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EMC2EMC is launching RackHD and revised version of CoprHD and REX-Ray in its quest to be a top open source influence on tomorrow’s software defined datacentre industry.

RackHD is a hardware management and orchestration software that promises to automate functions such as the discovery, description, provisioning and programming of servers. EMC says it will speed up the process of installing third platform apps by automatically updating firmware and installing operating systems.

Meanwhile, version 2.4 of storage automator CoprHD was improved with help from Intel and Oregon State University. It can now centralise and transform storage from multiple vendors into a simple management platform and interface, EMC claims.

The updated version of storage orchestration engine REX-Ray 0.3 has added storage platform support for Google Compute Engine in addition to EMC Isilon and EMC VMAX.

These products are aimed at modern data centres with a multi-vendor mix of storage, networking and servers and an increasing use of commodity hardware as building blocks of software defined hyperscale infrastructure. In these cases the use of low-level operating systems or updating firmware and BIOS across numerous devices is a cumbersome manual task for data centre engineers, says EMC. RackHD was created to automate and simplify these fundamental tasks across a broad range of datacentre hardware.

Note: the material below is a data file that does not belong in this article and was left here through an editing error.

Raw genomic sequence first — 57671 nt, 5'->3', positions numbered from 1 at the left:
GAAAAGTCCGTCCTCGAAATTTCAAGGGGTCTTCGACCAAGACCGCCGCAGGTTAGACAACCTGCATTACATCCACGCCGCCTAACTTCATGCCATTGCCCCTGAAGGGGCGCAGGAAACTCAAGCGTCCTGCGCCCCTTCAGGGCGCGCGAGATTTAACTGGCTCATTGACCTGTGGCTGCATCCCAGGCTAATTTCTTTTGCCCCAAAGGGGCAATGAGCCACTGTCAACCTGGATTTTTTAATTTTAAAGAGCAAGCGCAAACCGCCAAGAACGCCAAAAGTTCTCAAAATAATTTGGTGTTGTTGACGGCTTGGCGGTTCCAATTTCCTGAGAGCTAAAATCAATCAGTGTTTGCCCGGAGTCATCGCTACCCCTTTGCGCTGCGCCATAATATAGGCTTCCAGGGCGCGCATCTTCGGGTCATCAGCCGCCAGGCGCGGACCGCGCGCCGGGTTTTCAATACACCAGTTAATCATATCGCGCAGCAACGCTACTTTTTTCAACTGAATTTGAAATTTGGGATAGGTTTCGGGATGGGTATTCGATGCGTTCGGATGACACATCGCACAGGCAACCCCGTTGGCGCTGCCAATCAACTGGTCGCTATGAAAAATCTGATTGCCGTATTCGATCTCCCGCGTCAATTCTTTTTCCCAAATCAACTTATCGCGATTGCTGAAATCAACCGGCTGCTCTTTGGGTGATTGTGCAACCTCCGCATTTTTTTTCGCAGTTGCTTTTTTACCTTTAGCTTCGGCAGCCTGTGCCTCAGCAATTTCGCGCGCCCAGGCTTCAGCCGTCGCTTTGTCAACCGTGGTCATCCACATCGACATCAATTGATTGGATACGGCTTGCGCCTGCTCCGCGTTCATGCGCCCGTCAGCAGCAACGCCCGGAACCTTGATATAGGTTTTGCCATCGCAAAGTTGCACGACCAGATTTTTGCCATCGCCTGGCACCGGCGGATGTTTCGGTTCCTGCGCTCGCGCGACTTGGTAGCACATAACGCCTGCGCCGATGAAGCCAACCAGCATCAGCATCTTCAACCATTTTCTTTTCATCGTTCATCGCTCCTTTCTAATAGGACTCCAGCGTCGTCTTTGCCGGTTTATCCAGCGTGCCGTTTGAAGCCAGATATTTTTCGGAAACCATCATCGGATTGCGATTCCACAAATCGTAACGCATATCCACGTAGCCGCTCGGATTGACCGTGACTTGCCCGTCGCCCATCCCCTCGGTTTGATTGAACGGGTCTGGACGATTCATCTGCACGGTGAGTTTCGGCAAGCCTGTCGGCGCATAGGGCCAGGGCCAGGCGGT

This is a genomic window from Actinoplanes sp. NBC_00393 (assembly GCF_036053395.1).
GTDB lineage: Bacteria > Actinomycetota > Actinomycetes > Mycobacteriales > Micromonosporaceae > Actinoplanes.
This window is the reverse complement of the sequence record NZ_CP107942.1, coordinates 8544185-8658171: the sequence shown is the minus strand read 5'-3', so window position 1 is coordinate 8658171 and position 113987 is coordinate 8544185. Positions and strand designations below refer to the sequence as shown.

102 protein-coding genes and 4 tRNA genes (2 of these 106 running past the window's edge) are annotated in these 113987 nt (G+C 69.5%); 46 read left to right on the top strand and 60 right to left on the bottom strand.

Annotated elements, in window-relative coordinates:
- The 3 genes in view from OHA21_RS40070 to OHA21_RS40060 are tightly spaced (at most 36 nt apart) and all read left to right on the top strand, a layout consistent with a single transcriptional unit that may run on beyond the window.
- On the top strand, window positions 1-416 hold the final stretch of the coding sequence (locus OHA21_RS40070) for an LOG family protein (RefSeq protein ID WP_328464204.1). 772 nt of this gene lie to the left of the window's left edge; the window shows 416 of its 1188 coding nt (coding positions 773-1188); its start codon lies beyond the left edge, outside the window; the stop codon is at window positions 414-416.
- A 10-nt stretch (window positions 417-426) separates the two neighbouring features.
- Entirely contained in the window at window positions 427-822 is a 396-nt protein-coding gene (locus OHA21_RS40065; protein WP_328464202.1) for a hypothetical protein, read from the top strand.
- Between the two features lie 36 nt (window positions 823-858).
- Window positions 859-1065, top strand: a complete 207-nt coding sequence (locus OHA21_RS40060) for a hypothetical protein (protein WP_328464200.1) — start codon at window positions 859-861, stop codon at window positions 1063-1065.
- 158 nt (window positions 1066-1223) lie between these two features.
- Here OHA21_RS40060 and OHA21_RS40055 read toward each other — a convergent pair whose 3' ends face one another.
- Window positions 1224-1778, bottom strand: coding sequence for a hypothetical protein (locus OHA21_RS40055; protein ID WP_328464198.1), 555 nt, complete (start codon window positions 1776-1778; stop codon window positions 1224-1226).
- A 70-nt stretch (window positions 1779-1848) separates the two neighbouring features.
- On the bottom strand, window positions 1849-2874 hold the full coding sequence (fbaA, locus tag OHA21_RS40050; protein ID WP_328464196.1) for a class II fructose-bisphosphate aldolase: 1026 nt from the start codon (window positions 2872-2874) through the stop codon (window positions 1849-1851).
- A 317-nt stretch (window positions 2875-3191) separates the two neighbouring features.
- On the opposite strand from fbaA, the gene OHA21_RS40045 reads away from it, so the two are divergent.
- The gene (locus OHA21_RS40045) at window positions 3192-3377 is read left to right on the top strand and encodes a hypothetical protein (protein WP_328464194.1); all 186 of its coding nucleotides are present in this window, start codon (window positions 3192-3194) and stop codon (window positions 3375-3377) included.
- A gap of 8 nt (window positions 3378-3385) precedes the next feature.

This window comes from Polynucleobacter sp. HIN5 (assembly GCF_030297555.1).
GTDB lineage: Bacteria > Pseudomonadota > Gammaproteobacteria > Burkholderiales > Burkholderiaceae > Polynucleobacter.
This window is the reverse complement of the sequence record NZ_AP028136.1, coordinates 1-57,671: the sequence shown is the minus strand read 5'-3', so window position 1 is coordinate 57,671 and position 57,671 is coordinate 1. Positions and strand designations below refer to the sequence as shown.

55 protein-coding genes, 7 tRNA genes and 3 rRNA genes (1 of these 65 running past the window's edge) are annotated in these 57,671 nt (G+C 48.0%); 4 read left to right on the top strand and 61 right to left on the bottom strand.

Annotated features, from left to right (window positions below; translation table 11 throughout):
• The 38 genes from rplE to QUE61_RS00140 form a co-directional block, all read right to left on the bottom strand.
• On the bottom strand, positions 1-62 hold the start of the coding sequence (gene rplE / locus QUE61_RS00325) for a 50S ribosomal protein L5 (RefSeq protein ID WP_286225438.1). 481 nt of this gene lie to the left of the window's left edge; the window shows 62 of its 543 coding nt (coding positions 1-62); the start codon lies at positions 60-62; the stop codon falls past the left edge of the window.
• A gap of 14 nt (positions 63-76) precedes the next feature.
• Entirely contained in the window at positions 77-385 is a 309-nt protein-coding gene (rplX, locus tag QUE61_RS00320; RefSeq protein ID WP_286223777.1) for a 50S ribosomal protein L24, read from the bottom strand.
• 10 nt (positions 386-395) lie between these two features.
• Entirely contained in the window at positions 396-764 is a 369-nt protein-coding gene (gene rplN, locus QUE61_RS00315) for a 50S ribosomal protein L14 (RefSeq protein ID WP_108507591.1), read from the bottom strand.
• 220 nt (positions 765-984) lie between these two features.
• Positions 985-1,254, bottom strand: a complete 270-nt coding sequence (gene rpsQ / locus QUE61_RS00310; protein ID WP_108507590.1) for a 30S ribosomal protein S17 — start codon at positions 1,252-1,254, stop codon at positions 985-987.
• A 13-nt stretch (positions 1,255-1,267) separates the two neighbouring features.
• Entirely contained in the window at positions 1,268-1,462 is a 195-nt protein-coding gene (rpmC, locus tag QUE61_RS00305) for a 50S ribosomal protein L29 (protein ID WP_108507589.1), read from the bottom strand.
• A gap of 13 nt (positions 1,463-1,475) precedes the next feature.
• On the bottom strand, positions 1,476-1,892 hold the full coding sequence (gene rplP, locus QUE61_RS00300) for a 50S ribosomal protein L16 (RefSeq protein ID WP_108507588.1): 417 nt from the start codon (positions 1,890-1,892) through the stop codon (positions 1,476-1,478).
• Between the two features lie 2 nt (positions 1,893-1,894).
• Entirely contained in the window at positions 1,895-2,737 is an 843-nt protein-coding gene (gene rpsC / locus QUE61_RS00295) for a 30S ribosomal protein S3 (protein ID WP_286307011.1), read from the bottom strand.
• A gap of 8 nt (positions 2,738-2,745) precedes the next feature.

According to EMC, developers can use the RackHD API as a component in a larger orchestration system or create a user interface for managing hardware services regardless of the underlying hardware in place.

Intel and Oregon State University have joined EMC’s CoprHD Community as the newest contributors to the storage vendor’s open source initiative. Intel is leading a project to integrate Keystone with CoprHD, allowing the use of the Cinder API and the CoprHD API to provide block storage services.

“We discovered how difficult it was to implement any kind of automation tooling for a mix of storage systems,” said Shayne Huddleston, Director of IT Infrastructure at Oregon State University. “Collaborating with the CoprHD community will allow us avoid vendor lock-in and support our entire infrastructure.”

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